This summer, the Supreme Court of New Jersey issued two decisions further explaining certain requirements to establish a claim of hostile environment under the New Jersey Law Against Discrimination (LAD).
Employment & Immigration Law
State Supreme Court Refocuses Harassment Tests
Reminder to employers for the continual need to review policies
By Daniel R. Levy
This summer, the Supreme Court of New Jersey issued two decisions further explaining certain requirements to establish a claim of hostile environment under the New Jersey Law Against Discrimination (LAD). In Cutler v. Dorn, 955 A.2d 917 (2008), the Court addressed religion-based hostile work environment claims. In overruling, in part, previous opinions addressing religion-based hostile work environment claims, the Court held that the requirements for demonstrating a religion-based hostile work environment cannot be more stringent than the requirements for demonstrating a sex-based or race-based hostile work environment claim.
Then, in Godfrey v. Princeton Theological Seminary, 196 N.J. 178 (2008), the Court addressed the severe-or-pervasive prong of the test to demonstrate a hostile environment claim based on sexual harassment. The Court held that socially inapt or annoying conduct, without more, is not enough to satisfy the severe-or-pervasive prong of the test to determine a hostile environment. As discussed in more detail below, employers may expect an increase in religion-based hostile work environment claims based upon the Court’s decision in Cutler. Furthermore, both decisions should serve as a reminder to employers to stress the importance of workplace training for all employees to prevent hostile work environment claims.
Godfrey v. Princeton Theological Seminary
The Court in Godfrey addressed whether the plaintiffs had met the severe-or-pervasive-conduct prong to demonstrate a hostile environment caused by sexual harassment. The plaintiffs were two women enrolled at the Princeton Theological Seminary who claimed that they were socially harassed by an elderly tenant of the Seminary, William Miller. During their enrollment at the Seminary, both plaintiffs had several encounters with Miller over the span of two to three years. During that time, Miller asked one of the plaintiffs to go to concerts with him; sent her a holiday package containing Winnie the Pooh note cards, and left several telephone messages asking her to go to church service and on a lunch date with him. As to the other plaintiff, Miller sent her a greeting card with his picture on it, told her that he attended chapel service because Miller knew she was going to be in attendance, and sent her an e-mail, while she was studying in England, asking her to meet him in London to attend a lecture and go out to dinner.
After not being satisfied with the Seminary’s response to their complaints about Miller, the plaintiffs subsequently filed a complaint in the Law Division alleging violations of the LAD. After the close of the plaintiffs’ case, the trial court granted the Seminary’s motion for involuntary dismissal, holding that the plaintiffs failed to demonstrate sexual harassment, or establish any sexual comments or suggestions. The plaintiffs appealed, and a spilt panel of the Appellate Division affirmed the trial court’s decision. Because the Appellate Division’s decision was by a split panel, the plaintiffs subsequently appealed the Appellate Division’s ruling to the Supreme Court of New Jersey as a matter of right.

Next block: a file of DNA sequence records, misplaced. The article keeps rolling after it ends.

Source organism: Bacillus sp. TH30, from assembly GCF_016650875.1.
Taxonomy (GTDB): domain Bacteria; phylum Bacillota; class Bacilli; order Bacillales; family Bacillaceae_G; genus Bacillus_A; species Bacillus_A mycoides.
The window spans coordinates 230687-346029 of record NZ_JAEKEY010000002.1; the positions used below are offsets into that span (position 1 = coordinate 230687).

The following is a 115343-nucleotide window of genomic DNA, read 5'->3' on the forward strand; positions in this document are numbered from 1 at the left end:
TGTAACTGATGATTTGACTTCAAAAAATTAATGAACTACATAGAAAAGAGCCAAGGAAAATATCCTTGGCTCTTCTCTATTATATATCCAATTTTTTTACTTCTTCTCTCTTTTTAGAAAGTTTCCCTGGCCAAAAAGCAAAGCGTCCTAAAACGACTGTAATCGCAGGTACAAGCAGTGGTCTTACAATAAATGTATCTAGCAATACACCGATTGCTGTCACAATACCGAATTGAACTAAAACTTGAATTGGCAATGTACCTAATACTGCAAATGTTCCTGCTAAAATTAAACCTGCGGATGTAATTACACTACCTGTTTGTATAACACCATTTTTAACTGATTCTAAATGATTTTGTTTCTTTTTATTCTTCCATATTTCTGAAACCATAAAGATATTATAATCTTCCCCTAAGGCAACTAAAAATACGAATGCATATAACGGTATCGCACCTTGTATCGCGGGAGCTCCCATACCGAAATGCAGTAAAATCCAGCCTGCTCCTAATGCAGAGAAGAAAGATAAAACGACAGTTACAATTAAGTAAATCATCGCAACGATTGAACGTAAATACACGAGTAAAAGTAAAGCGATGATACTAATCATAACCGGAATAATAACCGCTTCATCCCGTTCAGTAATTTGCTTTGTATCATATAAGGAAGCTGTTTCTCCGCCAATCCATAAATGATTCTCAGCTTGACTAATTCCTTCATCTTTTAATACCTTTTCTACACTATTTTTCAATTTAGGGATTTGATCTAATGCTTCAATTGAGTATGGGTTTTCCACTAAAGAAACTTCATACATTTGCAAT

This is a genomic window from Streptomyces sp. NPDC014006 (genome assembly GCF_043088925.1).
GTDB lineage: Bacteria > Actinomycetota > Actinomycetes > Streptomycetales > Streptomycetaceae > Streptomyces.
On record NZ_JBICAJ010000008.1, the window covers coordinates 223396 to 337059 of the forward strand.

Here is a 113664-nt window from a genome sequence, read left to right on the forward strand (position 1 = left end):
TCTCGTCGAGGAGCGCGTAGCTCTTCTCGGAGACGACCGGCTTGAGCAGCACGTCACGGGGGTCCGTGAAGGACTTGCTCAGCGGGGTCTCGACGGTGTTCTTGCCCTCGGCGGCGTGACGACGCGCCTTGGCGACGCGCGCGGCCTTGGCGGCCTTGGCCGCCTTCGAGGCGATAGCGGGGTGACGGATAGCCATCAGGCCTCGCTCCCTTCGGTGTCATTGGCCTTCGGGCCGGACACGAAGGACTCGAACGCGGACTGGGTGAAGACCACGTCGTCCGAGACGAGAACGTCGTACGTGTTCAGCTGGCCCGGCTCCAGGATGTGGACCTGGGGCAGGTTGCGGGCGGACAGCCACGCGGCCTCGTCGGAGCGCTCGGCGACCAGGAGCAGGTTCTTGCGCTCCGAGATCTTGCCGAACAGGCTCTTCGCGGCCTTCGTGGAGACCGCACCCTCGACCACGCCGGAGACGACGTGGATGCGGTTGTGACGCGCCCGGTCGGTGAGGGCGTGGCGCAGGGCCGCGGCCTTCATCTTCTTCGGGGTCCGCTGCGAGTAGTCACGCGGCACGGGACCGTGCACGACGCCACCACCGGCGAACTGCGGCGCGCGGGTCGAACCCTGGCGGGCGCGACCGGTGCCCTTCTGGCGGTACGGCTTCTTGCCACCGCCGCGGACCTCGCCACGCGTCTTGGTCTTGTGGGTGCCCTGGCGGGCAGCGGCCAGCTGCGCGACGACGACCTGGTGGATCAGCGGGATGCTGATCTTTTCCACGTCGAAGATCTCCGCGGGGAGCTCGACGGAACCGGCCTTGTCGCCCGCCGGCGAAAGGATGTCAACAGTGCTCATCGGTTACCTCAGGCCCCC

The Court began its analysis by reiterating the standards of proof that are necessary to demonstrate a discriminatory sex-based hostile environment: “a plaintiff must show that ‘the complained-of conduct (1) would not have occurred but for the employee’s gender; and it was (2) severe or pervasive enough to make a (3) reasonable woman believe that (4) the conditions of employment are altered and the working environment is hostile or abusive.'” (quoting Lehmann v. Toys ‘R’ Us, Inc., 132 N.J. 587, 603-04 (1993)). Whether conduct is “‘severe or pervasive'” requires an assessment of the totality of the relevant circumstances, which includes an examination of: (1) the frequency of the discriminatory conduct; (2) the “‘severity'” of the conduct; (3) whether the conduct is “‘physically threatening or humiliating, or a mere offensive utterance;'” and (4) whether the conduct interferes with the employee’s work performance. (quoting Green v. Jersey City Bd. of Educ., 177 N.J. 434, 447 (2003); Taylor v. Metzger, 152 N.J. 490, 506 (1998)).
The Court concentrated on the severe or pervasive prong and stated that “‘the cumulative effect of the various incidents’ must be considered.” The Court explained that it is insufficient to assess the incidents individually and that the harassing conduct itself must be evaluated, not the conduct’s effect on the particular plaintiff. The Court, therefore, utilizes the reasonable-person standard in assessing whether conduct constitutes a hostile work environment. Consequently, a plaintiff’s “subjective responses to the allegedly harassing conduct do not control, or otherwise affect, the determination of whether the conduct is severe or pervasive, which requires application of the reasonable-woman standard.”